The Dangers of Cell Phone Use While Driving


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Are you sick and tired of having your life endangered by drivers who are too self-important to put their phones down and pay attention to the road? Once presented with the following information, one will be convinced not to use one's cell phone while driving and remember to drive now and talk later.
A drive around any town provides enough evidence for most of us that cell phone use is threatening the safety of anyone who navigates on or near our roads. The exanimation of articles from The New England Journal of Medicine, Tom and Ray Magliozzi and Patti Pena are all for getting rid of cell phone use while driving. On the other side, AAA and The Associated Press are against the revocation of cell phone use while driving.
15 or 20 years ago, what do you think people did when they had to make a call while in their car? Do you think they drove around looking for pay phones all day? No, they waited until they got where they were going before making their calls. If you are so important that you can't wait until you're not in a car to talk to someone, then stay home. According to the New England Journal of Medicine, a person who is using a cell phone while driving is four times more likely to get into an accident than someone who is not. This, coincidently, is the same likelihood for getting in an accident while driving drunk. (453)
Many people would argue that talking to someone in your car is no different than singing along with the radio. This is not the case. When Tom and Ray Magliozzi of "Car Talk" on National Public Radio -- the creators of Drive Now Talk Later program -- were asked these same questions and they responded:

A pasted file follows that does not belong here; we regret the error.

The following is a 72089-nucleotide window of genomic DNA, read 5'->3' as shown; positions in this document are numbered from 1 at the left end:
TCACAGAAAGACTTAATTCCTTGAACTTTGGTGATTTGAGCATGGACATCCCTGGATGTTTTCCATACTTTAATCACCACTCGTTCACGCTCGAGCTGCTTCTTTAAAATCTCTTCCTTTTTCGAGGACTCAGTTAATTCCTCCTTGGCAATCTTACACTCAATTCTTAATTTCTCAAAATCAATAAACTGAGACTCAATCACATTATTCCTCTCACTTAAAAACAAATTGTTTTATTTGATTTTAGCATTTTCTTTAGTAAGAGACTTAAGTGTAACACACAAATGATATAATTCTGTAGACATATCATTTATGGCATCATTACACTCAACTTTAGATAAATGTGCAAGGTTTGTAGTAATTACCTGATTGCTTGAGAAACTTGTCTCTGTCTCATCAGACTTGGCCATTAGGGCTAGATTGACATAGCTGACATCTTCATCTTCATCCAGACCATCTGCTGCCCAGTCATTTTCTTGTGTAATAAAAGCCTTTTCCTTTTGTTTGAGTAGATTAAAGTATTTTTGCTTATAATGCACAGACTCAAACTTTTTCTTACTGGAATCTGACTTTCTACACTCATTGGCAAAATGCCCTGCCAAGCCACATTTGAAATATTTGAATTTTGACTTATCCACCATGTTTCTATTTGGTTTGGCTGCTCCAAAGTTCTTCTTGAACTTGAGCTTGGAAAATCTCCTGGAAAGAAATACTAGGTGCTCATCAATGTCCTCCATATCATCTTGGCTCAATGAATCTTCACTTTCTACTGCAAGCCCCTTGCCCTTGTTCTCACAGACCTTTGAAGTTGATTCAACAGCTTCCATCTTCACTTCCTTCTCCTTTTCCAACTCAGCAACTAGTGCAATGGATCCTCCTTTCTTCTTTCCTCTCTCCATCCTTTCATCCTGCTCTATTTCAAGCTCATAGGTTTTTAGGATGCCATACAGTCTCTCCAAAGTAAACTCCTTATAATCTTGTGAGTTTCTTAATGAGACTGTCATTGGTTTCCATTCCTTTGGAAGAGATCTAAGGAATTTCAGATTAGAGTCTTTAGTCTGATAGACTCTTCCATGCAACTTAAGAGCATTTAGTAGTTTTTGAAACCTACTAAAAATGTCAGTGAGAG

Ray: Why is it more distracting than listening to the radio? Because it's interactive. Someone is speaking to you, which requires you to listen, process what's being said, and then respond. And having a conversation requires a certain amount of brain power -- brain power that is then NOT being used to operate a 3,000-pound moving vehicle.
Tom: And why is it more distracting than having a conversation with a passenger? Well, for one thing, a passenger can see when you're trying to merge into traffic, or back out of a driveway, and will usually understand if you stop speaking and concentrate on the task at hand.

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The person on the other end of the cell phone has no idea what's going on with you. Not to mention that you never have to take your eyes off the road and "dial" the person in the passenger seat. (1-3)
A poll was taken on CarTalk.com, in which 10,516 people were surveyed and asked the question "Should drivers be banned from using cell phones?" Of those surveyed, 40% say yes, 32% say only use with hands free device, 27% said no and 2% did not know. (1)
There are further incentives not to use a cell phone while driving. For instance, a woman named Pattie Pena had a 2 1/2-year-old daughter, Morgan Lee, who was killed as a result of an auto accident that occurred on November 2, 1999. Her vehicle was hit broadside by a man who admitted that he did not stop at the stop sign because he was distracted while dialing his cellular phone. He ran into the rear passenger door at 45 mph, right where Morgan was sitting. He received a total of $50 in fines. The coroner listed the cause of little Morgan Lee's death as "blunt head trauma".
A more well-known incident involved supermodel Nicky Taylor. She was in a horrible accident that also happened because of a cell phone. The person driving her car bent down to answer his cell phone and slammed into a telephone pole. (Pena 1-2)
I am not saying that people should not have cell phones. I think that it is a good thing to have a cell phone in your car incase you have an accident or break down. However, if you need to make a call on it, you should definitely pull over and take the call. Yes, that is inconvenient, but it is also inconvenient to operate a wheelchair with your tongue.